However, although India has never experienced this kind of politics at the national level, it has been a feature of state politics for quite some time, notably in Kerala and West Bengal, where coalitions have been functioning for a quarter of a century or more. At the Centre, however, experiments of this nature haven’t been happy ones. The first was in 1977, after the trauma of the Emergency, when the Janata Party, a coalition in all but name of the Congress(O), Jana Sangh, Lok Dal and socialists, came to power, with Jagjivan Ram’s Congress for Democracy supporting it from outside. It collapsed within two years. Since then, there have been several other such disasters, the most recent of which involved the H.D. Deve Gowda and I.K. Gujral governments in the mid-’90s.
In contrast, the Vajpayee government has been a success since it has managed to remain in power for virtually its entire term, a feat not achieved by any other non-Congress formation. This book, therefore, is timely. The authors are right in believing that coalitions do not point to a "nightmarish scenario". On the contrary, they say that the realisation may have dawned that "coalitions... are perhaps better equipped to deal with the tensions of...a divided society than single-party governance."
If anything has proved this assertion to be right, it is the tragedy of 2002 in Gujarat, which represented—and still does—a "nightmarish" experience for the minorities. And Gujarat is ruled by a single party. That doesn’t mean, of course, that parties in future will not try to get a majority on their own. After all, that is the objective of every party in a democracy. For the present, however, no single party seems capable of achieving this feat. Hence, the contention of the authors that India has entered an era of coalitions. What is not clear is why they insist that this development will not lead to two major parties forming the focal points of two rival coalitions, with a number of parties clustering around them.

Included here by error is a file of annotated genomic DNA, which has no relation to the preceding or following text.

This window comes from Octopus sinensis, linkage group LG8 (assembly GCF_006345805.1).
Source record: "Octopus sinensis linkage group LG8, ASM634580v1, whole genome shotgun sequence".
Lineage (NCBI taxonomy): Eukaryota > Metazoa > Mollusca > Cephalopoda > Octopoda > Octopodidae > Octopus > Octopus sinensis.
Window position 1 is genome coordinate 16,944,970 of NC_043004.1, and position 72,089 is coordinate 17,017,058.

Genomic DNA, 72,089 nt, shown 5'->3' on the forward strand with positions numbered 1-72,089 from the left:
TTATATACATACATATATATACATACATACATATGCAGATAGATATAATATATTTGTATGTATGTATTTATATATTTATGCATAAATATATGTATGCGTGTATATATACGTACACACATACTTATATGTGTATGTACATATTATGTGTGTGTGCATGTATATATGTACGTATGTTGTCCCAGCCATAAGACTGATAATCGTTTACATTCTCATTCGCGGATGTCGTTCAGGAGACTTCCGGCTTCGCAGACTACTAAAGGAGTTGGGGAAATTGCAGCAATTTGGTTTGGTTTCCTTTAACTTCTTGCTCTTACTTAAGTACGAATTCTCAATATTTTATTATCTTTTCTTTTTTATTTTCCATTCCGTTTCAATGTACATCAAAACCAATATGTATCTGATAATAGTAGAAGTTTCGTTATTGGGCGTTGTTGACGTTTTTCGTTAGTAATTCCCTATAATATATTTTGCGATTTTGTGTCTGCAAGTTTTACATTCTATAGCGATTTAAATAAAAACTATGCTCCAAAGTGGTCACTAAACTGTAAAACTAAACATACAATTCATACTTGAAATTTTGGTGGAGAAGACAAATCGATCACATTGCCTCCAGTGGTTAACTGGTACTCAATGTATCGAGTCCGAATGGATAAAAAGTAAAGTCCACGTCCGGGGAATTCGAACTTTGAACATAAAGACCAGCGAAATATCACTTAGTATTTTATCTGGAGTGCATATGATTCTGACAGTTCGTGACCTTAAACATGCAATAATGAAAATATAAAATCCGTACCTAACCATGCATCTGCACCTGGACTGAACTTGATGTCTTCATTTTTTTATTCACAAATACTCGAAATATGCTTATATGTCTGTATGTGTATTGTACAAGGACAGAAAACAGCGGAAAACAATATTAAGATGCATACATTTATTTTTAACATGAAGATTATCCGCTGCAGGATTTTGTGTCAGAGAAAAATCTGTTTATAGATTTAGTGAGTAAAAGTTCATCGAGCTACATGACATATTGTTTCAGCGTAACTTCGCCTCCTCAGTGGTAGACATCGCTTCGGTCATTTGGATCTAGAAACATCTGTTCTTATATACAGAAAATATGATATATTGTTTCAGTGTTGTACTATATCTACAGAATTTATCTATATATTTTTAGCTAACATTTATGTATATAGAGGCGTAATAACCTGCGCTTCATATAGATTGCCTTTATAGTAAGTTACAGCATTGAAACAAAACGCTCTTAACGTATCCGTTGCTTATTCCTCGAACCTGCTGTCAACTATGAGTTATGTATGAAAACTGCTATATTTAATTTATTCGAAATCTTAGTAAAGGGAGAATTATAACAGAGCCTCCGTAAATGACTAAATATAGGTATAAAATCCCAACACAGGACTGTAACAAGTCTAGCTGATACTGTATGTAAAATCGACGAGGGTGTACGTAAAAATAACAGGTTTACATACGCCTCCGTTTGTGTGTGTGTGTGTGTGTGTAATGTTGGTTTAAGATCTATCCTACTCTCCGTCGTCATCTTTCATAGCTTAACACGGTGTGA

Yet, this is exactly what seems to be happening. After failing to lure others to its side during the 13 days of the Vajpayee government in 1996, the BJP decided to drop the contentious points of its agenda and become the core of such a cluster. The Congress was slow to appreciate this, but its defeats in Madhya Pradesh, Chhattisgarh and Rajasthan have led it to align with others.
But the authors believe that two rival coalitions may not emerge since the "process of fragmentation is not yet over. This, in turn, could throw up unexpected possibilities...including the formation of new political parties". There is a grain of truth in this assessment. It is not beyond the realms of possibility that the BJP will split if Vajpayee’s Pakistan gambit proves to be a success, with the vhp and other saffron hardliners forming a new party. Even then, the most likely scenario still is that there will be two major coalitions, one led by the BJP and the other by the Congress, along with other parties on the fringe.
A disappointing aspect of the book is its assessment of the BJP and the Congress, which is a rehash of known facts without any new insights. Similarly, the authors’ recital of events in various states and their pen portraits of leading political personalities. In targeting the average reader, the book runs the risk of being too simplistic.
Then, there are certain assessments which can strain credulity. For instance, the authors’ belief that the Left’s policy on coalitions is not based on an acceptance of the "evil" of a fragmented society, but is a strategic move related to the prospect of ushering in a people’s democracy is far-fetched. Surely, few communists still nurture that utopian concept. Similarly, the description of the Congress as "inclusive" is a concession to the party’s original theories, which are honoured more in the breach at present.